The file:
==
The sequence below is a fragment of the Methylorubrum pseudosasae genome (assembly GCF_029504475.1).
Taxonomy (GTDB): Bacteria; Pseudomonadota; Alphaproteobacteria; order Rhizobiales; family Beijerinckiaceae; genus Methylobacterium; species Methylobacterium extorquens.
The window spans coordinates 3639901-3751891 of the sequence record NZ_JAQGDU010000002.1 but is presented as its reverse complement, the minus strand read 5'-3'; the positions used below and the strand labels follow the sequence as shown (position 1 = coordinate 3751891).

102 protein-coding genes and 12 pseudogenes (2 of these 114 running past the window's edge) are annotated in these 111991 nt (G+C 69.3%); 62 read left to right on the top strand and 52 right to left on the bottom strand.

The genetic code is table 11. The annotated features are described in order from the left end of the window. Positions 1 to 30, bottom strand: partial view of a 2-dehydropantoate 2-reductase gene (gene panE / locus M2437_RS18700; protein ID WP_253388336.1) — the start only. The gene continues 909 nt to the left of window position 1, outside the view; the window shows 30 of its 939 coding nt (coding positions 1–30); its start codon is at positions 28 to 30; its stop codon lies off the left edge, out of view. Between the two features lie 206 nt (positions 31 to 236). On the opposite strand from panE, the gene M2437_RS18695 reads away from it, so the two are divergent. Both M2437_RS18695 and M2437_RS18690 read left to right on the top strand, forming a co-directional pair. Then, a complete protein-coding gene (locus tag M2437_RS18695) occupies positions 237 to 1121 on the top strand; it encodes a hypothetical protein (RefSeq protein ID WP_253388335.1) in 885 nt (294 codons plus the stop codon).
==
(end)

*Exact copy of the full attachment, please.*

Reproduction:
The sequence below is a fragment of the Methylorubrum pseudosasae genome (assembly GCF_029504475.1).
Taxonomy (GTDB): Bacteria; Pseudomonadota; Alphaproteobacteria; order Rhizobiales; family Beijerinckiaceae; genus Methylobacterium; species Methylobacterium extorquens.
The window spans coordinates 3639901-3751891 of the sequence record NZ_JAQGDU010000002.1 but is presented as its reverse complement, the minus strand read 5'-3'; the positions used below and the strand labels follow the sequence as shown (position 1 = coordinate 3751891).

102 protein-coding genes and 12 pseudogenes (2 of these 114 running past the window's edge) are annotated in these 111991 nt (G+C 69.3%); 62 read left to right on the top strand and 52 right to left on the bottom strand.

The genetic code is table 11. The annotated features are described in order from the left end of the window. Positions 1 to 30, bottom strand: partial view of a 2-dehydropantoate 2-reductase gene (gene panE / locus M2437_RS18700; protein ID WP_253388336.1) — the start only. The gene continues 909 nt to the left of window position 1, outside the view; the window shows 30 of its 939 coding nt (coding positions 1–30); its start codon is at positions 28 to 30; its stop codon lies off the left edge, out of view. Between the two features lie 206 nt (positions 31 to 236). On the opposite strand from panE, the gene M2437_RS18695 reads away from it, so the two are divergent. Both M2437_RS18695 and M2437_RS18690 read left to right on the top strand, forming a co-directional pair. Then, a complete protein-coding gene (locus tag M2437_RS18695) occupies positions 237 to 1121 on the top strand; it encodes a hypothetical protein (RefSeq protein ID WP_253388335.1) in 885 nt (294 codons plus the stop codon).